Most importantly, I advocate people getting coaches if they a) want to gain better awareness as to why they are not creating the impact they want, and b) most importantly if you actually are willing to change to get to your desired result or destination. In short, do not seek coaching if you are not open to change. Because what I know for sure is that if after answering the questions “What do you do?” and  “What is a leadership coach,” and the person’s next question is “do you think you can help me?;” I think the person asking me that last question is already halfway there on their way to the results they desire.


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FALLING FASTER THAN THE SPEED OF SOUND: Three Simple Ways to Find Your Inner Felix Baumgartner

If you were anywhere but under a rock this morning, you have heard about Felix Baumgartner. If you haven’t heard about or seen Felix yet on the news, well, you will as soon as you turn on your television. Felix just set a world record. The Red Bull YouTube channel reports:

“After flying to an altitude of 39,045 meters (128,100 feet) in a helium-filled balloon, Felix Baumgartner completed a record-breaking jump for the ages from the edge of space, exactly 65 years after Chuck Yeager first broke the sound barrier flying in an experimental rocket-powered airplane. Felix reached a maximum of speed of 1,342.8 km/h (833mph) through the near vacuum of the stratosphere before being slowed by the atmosphere later during his 4:20minute long freefall. The 43-year-old Austrian skydiving expert also broke two other world records (highest freefall, highest manned balloon flight), leaving the one for the longest freefall to project mentor Col. Joe Kittinger.”

No doubt RedBull and Felix will be able to capitalize off of this historic jump well until he drinks his last RedBull. But, I would like to use his jump and preparation therein as a metaphor for how any change we undertake requires these three things (at a minimum):

1. VISION: Where do you want to be? Where do you see yourself in “X” days/weeks/ months/years/decades from now? What is the vision you have for yourself? Have you written your vision and made it plain?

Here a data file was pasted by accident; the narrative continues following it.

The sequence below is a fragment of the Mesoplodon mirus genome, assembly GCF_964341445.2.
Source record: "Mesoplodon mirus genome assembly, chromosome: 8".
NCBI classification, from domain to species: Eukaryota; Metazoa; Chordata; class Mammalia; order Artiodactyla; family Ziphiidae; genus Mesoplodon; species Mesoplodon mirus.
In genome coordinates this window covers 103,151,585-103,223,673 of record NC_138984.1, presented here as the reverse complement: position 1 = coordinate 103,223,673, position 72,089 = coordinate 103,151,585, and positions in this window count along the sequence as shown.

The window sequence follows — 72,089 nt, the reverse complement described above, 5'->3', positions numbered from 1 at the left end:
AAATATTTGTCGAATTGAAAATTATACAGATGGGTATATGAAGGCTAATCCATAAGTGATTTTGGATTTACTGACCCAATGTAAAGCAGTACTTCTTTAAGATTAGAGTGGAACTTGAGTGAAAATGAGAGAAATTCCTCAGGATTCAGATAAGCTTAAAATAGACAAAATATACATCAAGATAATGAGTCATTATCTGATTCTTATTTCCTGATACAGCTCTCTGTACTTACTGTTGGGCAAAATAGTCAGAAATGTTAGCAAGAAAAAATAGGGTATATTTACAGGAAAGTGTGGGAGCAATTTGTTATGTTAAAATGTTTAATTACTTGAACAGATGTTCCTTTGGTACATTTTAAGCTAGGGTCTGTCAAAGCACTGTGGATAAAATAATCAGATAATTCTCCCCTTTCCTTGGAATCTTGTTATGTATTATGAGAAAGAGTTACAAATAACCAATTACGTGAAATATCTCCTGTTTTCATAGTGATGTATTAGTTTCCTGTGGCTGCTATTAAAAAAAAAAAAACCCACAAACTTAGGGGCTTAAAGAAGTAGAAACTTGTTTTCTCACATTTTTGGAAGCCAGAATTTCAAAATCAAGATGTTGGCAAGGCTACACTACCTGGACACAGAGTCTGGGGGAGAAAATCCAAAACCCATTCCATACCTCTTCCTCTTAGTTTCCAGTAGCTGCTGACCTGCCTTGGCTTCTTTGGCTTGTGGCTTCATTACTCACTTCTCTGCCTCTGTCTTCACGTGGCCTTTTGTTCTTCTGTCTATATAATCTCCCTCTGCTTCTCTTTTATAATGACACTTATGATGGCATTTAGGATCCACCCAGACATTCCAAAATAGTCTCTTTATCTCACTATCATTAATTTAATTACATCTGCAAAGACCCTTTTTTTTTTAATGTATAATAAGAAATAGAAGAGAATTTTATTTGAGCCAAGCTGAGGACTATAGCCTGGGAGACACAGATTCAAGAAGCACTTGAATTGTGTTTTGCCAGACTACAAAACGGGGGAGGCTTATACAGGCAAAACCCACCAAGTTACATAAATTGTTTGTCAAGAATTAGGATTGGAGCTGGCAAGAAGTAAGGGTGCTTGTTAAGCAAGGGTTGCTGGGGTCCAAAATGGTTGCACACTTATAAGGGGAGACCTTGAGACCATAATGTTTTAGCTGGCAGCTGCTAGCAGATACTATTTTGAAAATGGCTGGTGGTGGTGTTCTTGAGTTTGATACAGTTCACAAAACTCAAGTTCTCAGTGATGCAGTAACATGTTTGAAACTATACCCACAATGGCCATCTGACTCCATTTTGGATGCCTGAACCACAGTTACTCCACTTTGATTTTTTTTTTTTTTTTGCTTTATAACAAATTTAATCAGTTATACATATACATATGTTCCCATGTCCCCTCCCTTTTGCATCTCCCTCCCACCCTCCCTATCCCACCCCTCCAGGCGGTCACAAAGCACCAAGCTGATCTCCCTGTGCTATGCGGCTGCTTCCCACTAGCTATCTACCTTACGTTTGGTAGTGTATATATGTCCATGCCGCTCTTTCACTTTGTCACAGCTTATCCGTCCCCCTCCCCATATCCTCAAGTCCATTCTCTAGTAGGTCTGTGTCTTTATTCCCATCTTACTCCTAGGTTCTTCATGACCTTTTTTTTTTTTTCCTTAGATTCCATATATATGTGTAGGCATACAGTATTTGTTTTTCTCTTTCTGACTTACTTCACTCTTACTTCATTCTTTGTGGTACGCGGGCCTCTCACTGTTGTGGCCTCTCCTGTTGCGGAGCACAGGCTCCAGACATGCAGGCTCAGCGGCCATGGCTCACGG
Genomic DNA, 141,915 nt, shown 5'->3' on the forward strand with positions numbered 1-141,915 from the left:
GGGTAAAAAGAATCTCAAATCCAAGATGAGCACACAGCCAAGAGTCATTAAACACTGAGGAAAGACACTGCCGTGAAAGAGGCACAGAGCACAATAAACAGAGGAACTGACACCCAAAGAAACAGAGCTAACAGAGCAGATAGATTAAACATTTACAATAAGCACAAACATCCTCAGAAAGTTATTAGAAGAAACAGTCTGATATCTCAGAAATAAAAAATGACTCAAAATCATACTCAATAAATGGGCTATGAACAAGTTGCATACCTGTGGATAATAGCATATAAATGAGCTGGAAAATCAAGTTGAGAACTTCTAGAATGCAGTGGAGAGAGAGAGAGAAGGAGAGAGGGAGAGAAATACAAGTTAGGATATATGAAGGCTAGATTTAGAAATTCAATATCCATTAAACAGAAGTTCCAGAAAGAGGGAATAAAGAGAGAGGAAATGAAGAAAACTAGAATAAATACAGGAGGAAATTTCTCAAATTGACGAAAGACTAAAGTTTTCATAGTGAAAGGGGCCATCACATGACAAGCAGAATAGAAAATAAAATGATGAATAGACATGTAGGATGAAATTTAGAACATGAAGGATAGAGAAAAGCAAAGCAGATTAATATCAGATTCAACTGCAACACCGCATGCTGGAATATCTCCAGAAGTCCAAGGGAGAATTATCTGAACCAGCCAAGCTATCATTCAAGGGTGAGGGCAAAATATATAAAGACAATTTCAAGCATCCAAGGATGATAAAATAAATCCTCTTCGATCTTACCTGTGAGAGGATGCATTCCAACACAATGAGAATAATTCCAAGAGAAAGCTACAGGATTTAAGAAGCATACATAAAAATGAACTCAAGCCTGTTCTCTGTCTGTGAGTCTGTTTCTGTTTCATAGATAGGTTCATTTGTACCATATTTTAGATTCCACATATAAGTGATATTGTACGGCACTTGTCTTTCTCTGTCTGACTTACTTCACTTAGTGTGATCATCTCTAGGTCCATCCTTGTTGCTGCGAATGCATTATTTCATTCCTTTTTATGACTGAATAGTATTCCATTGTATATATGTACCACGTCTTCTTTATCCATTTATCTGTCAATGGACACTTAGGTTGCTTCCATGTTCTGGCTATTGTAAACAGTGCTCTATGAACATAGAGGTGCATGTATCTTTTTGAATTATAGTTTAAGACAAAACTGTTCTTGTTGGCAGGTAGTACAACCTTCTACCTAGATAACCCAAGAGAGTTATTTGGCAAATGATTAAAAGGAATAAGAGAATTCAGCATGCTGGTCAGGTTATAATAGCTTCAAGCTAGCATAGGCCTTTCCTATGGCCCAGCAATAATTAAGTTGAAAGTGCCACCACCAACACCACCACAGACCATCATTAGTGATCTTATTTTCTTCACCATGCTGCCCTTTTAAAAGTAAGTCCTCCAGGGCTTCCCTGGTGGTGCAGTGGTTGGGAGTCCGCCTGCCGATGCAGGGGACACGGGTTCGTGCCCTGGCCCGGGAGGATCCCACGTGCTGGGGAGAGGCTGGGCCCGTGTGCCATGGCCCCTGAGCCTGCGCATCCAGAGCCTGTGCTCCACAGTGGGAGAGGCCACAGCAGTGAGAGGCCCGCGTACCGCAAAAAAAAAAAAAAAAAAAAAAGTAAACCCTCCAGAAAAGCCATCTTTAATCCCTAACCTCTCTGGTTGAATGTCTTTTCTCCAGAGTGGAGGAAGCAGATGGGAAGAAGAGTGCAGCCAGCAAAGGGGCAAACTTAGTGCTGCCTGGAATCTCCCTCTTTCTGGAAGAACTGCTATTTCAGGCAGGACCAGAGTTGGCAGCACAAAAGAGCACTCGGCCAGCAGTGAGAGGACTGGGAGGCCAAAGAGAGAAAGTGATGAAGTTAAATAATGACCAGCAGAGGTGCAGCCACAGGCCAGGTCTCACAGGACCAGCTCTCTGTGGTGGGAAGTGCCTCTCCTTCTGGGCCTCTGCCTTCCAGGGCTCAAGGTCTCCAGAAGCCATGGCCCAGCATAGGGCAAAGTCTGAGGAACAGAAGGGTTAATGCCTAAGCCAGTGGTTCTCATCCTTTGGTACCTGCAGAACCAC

2. A PLAN: How have you prepared yourself and what is your plan? Is there a plan B? Plan C? What will you do if something comes up that you did not predict? Have you prepared yourself to handle unforeseen obstacles or unforeseen reward?

3. SUPPORT: “I will be there to catch you when you fall.”  You need others to hold you accountable to your goals along the way. Just as much as you need others to be there when you fall to help you get back up. Further, and maybe the less obvious support you need, is your own personal parachute. How can you create reinforcing systems within yourself to make sure you are not only staying on course but to know how to recover when the “crazy spin” of life happens to find a smooth patch of air before reaching your destination. You will need self-correcting systems. Such systems could include journaling, making video diaries, meditating, and any other form of reflexive activity that you can use to track the ebbs and flows of your journey. Comparing and contrasting your progress overtime will no doubt help you course correct quicker than if you weren’t looking for patterns and trends in your own behavior.

So where is my inner Felix? Well, I often tell people about a time when I was interviewing for a job in 2007. I knew one of the big requirements of the job would include weekly travel on a plane, and I was literally petrified to fly. So much so, that while I was at Harvard in grad school I would take the bus 36 hours to Memphis, TN — my hometown — to avoid getting on a plane during our holiday breaks. Even still, I interviewed for  the job and received an offer. However, I did not reply back immediately. I prayed. I called a few friends (and maybe even my mother if I am honest). I had to think to myself: “This is a dream job…am I going to let my fear (of flying) stand in the way of saying yes.” Needless to say, I took the job. It changed the trajectory of my life. And now, I have been an Executive Platinum or Platinum frequent flyer on American Airlines since 2007. I have reached that status so many times consecutively that the airlines invited me to their “George Clooney” conceirge key club. And like clock-work,  if I have not already met the agent that meets me when I get off the plane to shuttle me to my connecting flights on their golf  cart he or she will say “You are Mr. Parks? I was looking for someone much older.”

I guess that’s evidence that I am setting my own records. Though it’s not quite in Felix’s rarified air just yet, I can see my inner Felix shining through each and every time I take flight.

Watch Felix Baumgartner’s historic fall and get inspiration to chart your dreams today.

http://www.youtube.com/watch?v=FHtvDA0W34I&feature=related